The only source of Hamptons news has traditionally been the Southampton Press, a Louchheim publication that has always taken its direction from the Republican Party, Town Hall and Law Enforcement (whom they fear) operating on instructions and fealty to its advertising base – the Republican Party regulars. They employ inexperienced “reporters” who take direction on the slant that the publication should produce for so-called public servants, like Town Attorney/Assistant District Attorney Joe Lombardo (who has been sued in Federal Court for his irresponsible and unconstitutional behavior) and conducts smear campaigns on assignment from Loucheim.
Since there is no real news organization in the Hamptons, efforts by the likes of Jessica DeNapoli, a “reporter” whose journalistic expertise rises to the level of “What I did on my summer vacation” and who apparently follows instructions to target political opponents of the Loucheim dynasty and its political handlers. Joe Lombardo, who works for the Town and its Heaney holdovers as well as his boss Spota call the shots and provide the leads. No matter that they are criminals hiding behind a political appointment.

The search for reasons why the derivative market is THE reason for killing the world economy (all $700 Trillion of the bets that are burying us); the Wall Street boiler rooms which created the foreclosure meltdown by securitizing and selling off worthless debt; the fact that mortgage brokers were psychologically beaten and threatened to create more and more product – is nowhere to be found in the local press. What this “news” organization focuses on is the DWI’s in local police blotters, dogs being brought into Town Hall, and noise violations in Westhampton Beach. Instead of bringing New Yorkers closer to the Hamptons, targeting and attacks are the new “journalism.” The institutional racism, which has spawned numerous Federal lawsuits, against Town Attorneys and politicians, has received little or no follow-up.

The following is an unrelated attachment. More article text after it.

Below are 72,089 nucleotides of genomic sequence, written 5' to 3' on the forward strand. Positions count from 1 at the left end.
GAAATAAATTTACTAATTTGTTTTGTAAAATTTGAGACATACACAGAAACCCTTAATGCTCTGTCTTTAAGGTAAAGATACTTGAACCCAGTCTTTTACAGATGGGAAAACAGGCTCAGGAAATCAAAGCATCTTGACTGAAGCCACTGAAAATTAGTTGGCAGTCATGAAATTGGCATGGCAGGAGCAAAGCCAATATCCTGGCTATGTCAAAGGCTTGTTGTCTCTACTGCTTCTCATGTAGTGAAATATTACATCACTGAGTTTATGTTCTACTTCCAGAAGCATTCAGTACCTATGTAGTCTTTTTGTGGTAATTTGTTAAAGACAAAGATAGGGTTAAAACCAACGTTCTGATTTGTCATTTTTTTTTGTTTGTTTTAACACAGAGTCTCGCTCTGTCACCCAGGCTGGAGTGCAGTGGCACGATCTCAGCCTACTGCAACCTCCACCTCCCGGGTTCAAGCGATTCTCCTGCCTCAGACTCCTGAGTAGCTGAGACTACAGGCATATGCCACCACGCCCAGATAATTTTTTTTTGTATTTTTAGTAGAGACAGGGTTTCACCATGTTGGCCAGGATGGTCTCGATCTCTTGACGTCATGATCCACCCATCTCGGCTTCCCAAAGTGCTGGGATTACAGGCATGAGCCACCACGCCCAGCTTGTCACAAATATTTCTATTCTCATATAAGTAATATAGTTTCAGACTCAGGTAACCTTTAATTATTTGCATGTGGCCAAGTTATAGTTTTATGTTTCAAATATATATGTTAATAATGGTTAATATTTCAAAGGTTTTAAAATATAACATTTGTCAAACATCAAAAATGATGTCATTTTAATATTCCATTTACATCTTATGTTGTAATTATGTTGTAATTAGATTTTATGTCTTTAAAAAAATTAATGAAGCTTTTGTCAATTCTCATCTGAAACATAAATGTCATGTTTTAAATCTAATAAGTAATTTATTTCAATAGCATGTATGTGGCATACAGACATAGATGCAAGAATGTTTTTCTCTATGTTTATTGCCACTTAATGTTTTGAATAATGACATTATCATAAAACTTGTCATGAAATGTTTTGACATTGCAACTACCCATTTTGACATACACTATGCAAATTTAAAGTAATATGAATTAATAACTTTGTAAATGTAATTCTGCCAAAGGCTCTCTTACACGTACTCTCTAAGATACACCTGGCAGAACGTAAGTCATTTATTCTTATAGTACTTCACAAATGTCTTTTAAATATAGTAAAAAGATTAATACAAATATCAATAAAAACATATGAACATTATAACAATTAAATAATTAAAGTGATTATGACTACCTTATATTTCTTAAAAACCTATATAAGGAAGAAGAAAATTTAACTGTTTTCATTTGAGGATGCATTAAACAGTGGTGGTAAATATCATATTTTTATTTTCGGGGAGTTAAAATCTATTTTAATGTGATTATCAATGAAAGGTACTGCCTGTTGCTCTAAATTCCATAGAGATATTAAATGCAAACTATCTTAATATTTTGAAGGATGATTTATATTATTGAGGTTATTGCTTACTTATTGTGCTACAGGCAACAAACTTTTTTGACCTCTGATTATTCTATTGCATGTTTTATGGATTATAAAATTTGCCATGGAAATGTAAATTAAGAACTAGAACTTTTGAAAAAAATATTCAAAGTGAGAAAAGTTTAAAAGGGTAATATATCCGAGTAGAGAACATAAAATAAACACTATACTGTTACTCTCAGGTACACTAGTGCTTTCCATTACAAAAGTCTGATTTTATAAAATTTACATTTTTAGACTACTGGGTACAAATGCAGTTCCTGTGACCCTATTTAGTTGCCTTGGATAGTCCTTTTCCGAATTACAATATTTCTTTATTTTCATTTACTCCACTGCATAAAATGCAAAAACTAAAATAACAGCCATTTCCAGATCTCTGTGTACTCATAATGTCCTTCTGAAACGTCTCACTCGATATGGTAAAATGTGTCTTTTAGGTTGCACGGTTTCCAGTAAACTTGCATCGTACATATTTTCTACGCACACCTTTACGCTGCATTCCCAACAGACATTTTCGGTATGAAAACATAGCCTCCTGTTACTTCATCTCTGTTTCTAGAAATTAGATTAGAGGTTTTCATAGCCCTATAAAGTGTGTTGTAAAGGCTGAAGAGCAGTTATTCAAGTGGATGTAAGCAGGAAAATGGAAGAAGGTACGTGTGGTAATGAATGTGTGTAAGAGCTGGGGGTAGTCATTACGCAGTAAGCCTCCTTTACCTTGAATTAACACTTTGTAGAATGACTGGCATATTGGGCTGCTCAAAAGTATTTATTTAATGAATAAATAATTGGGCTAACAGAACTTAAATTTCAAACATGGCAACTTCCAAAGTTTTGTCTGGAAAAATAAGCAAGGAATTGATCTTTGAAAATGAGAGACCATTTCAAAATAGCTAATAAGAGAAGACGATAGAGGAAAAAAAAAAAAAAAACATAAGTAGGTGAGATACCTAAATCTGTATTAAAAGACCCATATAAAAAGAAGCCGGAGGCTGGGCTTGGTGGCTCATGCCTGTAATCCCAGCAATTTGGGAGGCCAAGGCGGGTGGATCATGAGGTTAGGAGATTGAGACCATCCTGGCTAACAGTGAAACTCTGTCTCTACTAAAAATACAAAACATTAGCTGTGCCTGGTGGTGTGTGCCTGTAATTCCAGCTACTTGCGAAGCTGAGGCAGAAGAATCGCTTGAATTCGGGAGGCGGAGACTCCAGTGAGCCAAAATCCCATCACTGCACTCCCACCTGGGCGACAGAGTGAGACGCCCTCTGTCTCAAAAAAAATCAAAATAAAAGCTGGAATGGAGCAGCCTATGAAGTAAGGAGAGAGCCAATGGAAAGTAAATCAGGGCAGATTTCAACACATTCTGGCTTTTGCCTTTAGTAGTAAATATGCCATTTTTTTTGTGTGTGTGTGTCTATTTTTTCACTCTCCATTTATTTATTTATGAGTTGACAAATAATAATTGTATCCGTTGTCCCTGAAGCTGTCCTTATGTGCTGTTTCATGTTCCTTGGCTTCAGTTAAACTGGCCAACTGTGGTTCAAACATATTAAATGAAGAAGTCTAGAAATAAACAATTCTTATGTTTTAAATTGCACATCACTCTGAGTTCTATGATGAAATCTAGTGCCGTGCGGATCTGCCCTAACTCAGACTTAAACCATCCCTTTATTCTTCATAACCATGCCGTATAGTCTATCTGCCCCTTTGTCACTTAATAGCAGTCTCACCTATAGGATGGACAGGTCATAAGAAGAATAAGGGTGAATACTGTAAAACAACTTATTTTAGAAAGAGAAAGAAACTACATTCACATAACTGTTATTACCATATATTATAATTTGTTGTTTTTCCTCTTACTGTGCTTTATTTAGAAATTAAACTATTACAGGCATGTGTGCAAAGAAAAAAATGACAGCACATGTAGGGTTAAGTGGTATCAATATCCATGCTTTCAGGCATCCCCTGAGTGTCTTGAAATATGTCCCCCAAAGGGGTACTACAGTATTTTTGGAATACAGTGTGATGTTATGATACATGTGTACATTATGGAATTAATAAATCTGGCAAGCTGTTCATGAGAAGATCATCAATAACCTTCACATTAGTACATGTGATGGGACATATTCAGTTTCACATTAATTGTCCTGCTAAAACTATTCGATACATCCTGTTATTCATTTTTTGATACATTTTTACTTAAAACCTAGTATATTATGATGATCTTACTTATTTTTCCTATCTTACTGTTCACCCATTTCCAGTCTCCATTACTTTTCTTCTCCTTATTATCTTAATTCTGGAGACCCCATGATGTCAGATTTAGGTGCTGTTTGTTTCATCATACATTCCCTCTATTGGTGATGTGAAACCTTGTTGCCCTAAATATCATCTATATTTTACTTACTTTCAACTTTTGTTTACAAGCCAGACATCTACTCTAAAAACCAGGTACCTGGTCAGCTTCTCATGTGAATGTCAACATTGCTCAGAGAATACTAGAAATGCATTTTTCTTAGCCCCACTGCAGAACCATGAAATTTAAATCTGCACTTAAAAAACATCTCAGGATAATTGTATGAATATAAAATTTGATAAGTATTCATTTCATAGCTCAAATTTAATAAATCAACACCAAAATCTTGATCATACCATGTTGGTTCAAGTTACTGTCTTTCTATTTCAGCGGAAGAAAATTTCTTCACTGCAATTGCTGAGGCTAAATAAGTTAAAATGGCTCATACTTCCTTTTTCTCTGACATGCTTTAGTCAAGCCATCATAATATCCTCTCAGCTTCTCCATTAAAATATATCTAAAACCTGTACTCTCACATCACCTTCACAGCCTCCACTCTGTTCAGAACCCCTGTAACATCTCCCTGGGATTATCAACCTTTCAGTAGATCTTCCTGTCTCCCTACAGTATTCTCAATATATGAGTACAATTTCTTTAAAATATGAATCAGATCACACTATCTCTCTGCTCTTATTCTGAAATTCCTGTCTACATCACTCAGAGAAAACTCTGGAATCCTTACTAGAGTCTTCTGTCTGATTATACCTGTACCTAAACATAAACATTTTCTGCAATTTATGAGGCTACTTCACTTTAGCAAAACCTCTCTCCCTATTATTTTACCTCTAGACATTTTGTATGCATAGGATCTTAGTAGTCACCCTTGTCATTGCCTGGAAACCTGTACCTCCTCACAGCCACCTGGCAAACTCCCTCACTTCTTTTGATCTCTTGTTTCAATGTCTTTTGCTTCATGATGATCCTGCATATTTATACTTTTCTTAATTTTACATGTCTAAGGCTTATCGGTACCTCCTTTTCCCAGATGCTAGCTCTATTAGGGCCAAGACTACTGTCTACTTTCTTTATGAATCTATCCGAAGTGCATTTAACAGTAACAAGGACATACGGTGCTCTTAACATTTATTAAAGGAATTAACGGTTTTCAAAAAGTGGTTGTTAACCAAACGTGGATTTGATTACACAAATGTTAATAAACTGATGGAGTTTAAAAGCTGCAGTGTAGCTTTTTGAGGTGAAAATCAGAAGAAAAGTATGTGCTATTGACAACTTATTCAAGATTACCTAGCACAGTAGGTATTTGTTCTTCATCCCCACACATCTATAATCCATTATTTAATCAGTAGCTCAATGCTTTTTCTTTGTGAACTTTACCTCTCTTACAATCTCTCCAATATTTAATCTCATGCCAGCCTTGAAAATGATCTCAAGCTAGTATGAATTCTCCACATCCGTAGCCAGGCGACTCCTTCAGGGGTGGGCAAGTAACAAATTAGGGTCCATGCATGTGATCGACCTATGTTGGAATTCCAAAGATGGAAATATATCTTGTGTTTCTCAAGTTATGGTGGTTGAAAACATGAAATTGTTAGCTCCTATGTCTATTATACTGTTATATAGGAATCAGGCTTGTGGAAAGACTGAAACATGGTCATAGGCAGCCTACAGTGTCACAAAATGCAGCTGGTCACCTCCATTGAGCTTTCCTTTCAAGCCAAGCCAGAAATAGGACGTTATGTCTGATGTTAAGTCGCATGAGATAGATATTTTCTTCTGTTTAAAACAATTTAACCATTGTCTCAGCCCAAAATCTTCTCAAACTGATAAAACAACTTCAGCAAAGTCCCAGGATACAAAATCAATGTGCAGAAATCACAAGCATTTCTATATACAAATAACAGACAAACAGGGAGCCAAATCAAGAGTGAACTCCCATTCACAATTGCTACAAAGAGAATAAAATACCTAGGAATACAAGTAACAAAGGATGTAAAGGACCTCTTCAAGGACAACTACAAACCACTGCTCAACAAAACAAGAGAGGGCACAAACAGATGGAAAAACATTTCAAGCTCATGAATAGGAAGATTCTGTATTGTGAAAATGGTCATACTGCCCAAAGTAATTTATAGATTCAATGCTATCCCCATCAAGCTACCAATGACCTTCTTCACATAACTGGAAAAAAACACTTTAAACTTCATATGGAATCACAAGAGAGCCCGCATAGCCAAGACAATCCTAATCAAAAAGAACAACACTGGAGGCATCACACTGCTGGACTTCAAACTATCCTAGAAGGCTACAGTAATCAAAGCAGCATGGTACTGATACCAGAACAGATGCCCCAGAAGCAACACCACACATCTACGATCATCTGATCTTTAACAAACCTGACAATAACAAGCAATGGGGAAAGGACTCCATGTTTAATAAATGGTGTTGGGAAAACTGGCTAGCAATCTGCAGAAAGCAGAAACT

Where are the reports about the true costs for legal fees due to the unconstitutional actions that hide behind the Towns legal decisions? Where is the investigation of Code Enforcement personnel that target landlords who rent property to immigrants – under the direction of the Town. Why are there no apologies for targeting landlords in news pieces that are completely false and pander to Town officials?
Why? Because it is too dangerous to the ad budget and would displease the Republicans. It would also open up the Loucheims to unwanted scrutiny and lawsuits. Best not to go there.

Watch for more “leaks” and attacks against political opponents or New Yorkers via DiNapoli which the Press despises and tries to pass off as “investigative reporting” from a “news” organization that cannot even spell-check its articles properly. The Southampton Press is a throwback to the type of local targeting mechanism-for-hire that takes orders from its political handlers who have a lot to hide.

The Howell Raines imbroglio at the New York Times comes to mind – but, of course, even those fictitious journalistic entries by Jayson Blair were not ordered by the local political party in power.

Let’s see how this plays out.

Wednesday, March 11, 2009

Hamptons Politics